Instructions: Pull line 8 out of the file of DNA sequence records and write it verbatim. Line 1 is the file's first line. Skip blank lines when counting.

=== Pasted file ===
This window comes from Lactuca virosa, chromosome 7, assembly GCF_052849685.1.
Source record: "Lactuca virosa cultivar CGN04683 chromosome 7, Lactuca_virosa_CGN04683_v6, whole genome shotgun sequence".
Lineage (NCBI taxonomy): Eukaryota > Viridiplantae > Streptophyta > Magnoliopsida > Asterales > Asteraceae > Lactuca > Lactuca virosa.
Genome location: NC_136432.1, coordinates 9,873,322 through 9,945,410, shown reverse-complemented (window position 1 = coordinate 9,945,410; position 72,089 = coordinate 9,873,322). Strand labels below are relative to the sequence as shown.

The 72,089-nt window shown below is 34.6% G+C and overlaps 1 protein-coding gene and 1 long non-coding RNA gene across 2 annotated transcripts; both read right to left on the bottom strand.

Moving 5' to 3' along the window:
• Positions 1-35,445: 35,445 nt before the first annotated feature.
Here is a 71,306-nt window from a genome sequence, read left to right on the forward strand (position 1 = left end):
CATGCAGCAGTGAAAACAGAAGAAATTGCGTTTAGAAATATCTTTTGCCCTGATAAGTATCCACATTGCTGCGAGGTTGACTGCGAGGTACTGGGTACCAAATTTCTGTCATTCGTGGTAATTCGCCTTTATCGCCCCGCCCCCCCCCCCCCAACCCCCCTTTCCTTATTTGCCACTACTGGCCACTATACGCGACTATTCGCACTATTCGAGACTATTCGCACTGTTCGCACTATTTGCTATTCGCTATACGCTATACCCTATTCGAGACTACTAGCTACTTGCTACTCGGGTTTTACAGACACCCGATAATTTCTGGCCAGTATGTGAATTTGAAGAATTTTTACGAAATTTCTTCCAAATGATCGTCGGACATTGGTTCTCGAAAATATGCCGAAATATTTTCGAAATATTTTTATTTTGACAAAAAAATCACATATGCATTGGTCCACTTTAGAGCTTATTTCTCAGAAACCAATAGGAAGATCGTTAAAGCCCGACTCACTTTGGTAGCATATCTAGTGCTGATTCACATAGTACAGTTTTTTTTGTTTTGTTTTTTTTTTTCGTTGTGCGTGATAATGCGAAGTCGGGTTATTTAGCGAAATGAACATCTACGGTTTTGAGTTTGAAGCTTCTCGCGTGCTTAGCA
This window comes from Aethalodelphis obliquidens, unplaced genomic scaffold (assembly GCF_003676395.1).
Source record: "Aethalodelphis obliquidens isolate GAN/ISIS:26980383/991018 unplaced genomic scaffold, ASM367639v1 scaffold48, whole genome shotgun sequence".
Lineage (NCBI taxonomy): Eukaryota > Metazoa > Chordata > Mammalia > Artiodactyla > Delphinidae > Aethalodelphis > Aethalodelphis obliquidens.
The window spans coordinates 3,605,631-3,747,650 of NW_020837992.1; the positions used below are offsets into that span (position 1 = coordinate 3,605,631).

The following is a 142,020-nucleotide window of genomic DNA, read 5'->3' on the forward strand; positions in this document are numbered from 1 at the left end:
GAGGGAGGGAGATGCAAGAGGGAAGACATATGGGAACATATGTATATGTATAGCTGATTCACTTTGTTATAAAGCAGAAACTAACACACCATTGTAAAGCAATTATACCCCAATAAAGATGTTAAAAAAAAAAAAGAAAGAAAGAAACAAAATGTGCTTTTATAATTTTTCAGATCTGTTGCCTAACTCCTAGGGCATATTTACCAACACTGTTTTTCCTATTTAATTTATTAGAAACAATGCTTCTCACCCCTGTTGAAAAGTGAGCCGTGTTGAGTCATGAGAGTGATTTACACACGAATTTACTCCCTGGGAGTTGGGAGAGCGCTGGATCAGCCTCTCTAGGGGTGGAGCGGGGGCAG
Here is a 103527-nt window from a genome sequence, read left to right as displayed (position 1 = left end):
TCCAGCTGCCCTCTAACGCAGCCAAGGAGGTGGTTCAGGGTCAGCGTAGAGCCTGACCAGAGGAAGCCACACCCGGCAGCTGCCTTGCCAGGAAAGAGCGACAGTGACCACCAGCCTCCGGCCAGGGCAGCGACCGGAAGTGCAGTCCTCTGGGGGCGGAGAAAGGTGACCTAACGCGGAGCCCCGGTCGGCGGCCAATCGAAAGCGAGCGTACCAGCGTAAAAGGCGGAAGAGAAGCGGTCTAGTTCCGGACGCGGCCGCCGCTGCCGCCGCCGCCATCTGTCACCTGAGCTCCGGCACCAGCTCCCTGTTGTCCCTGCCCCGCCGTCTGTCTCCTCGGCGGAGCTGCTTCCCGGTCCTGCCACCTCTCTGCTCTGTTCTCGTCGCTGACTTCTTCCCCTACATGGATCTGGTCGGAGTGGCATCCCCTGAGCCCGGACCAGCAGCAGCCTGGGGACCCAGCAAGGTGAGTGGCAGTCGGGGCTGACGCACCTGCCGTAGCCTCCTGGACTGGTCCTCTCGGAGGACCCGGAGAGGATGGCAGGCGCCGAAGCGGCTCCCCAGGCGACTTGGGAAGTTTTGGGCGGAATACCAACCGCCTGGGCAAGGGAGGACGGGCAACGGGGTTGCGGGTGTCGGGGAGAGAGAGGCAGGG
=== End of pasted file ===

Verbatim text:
Here is a 71,306-nt window from a genome sequence, read left to right on the forward strand (position 1 = left end):